Psychology of Decline
In professional sports, pay for past performance may imperil future results.
After declaring himself a free agent following the 2012 season, B.J. Upton, a rangy center fielder with the Tampa Bay Rays, quickly became one of Major League Baseball’s most coveted players. The 28-year-old boasted a rare combination of blazing speed and long-ball power. And though he had shown some inconsistency during his eight-year tenure with the Rays, his final campaign with the team was nothing short of exemplary: 28 home runs, 78 runs batted in and 31 stolen bases.
When the bidding war ended, the Atlanta Braves emerged victorious. Upton signed a five-year deal worth a cool $75.25 million, the largest free-agent contract in Braves’ history. “We think he hasn’t peaked yet,” said Frank Wren, the Braves’ general manager. “We think there is still more in there.”
Or maybe not. In 2013, Upton hit only nine home runs, drove in just 26 runners and stole a paltry nine bases. His batting average of .184 was by far the lowest of his career, and was one of the worst among all position players in the game.
Upton’s sad tale is hardly unique — the recent history of professional sports is replete with expensive free agent busts. Aficionados have long suspected that more than bum luck may be involved. The pattern of contract-year excellence followed by flat or declining productivity, they say, is just too common to be coincidental.
Now a pair of researchers at MU has published evidence that such a “contract-year syndrome” may indeed be real.
“We tested whether or not there was a bump in an athlete’s performance during the contract year and found that to be true for some scoring statistics. We also found a lingering negative impact. In this case, there was a general drop-off in performance after contracts were signed,” says Ken Sheldon, a professor of psychological sciences. He conducted the research with Mark White, a psychological sciences undergraduate.
Sheldon and White’s study, published in the journal Motivation and Emotion, involved information on Major League Baseball players who had played at least 300 innings and National Basketball Association athletes who had played at least 500 minutes in each of the seasons examined. Players who had back-to-back contract years were excluded. If players had two contract years within the period studied, only the first contract year was included. The researchers examined data from more than 230 NBA and MLB players over a 10-year period.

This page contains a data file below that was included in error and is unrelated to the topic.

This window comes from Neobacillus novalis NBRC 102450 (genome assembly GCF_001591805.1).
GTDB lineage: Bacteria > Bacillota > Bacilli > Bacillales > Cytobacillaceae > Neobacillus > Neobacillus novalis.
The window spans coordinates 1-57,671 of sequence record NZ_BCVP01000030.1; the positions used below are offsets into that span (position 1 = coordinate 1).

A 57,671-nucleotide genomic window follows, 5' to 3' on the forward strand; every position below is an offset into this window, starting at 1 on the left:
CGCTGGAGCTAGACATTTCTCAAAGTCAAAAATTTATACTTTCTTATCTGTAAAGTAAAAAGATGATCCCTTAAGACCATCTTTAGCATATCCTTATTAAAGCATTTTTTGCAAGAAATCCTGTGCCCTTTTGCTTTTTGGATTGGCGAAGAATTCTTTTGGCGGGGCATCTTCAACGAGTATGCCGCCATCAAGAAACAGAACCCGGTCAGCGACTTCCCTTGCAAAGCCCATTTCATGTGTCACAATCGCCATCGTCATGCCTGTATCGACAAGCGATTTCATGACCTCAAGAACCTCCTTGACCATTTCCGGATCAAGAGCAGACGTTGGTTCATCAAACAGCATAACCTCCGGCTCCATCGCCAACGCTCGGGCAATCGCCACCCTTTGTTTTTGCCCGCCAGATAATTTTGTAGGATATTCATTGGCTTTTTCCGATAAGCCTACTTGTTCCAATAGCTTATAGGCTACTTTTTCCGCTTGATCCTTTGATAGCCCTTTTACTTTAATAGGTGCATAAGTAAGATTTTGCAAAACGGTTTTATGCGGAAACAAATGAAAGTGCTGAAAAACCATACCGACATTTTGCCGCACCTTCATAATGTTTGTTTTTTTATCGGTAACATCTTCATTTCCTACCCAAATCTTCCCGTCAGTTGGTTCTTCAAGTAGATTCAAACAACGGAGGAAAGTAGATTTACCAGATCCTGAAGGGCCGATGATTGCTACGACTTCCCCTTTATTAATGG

“We applied psychological theory to predict what happens in the contract year and the year after,” says Sheldon. “Extrinsic motivation is the psychological term that refers to a behavior driven by external rewards like money and fame. Sometimes these rewards work, at least temporarily, but the downside is that the reward can often undermine people’s intrinsic motivation, or their enjoyment and engagement in the behavior.”
Sheldon says their analysis provides a new type of support for Self-Determination Theory, a well-known theory of human motivation that predicts exactly the effects they found. The study also suggests, he says, that the same model might be applied elsewhere. Comparisons between post-college athletic involvement of scholarship and non-scholarship athletes might be one example.
As to general managers of professional teams, such as Braves’ Frank Wren, Sheldon gently offers some candid advice. “Armed with this information, owners and general managers could perhaps tie large raises to contingencies that require the athlete to maintain the same productivity in the future instead of slacking off,” he says. Fans in Atlanta would undoubtedly agree.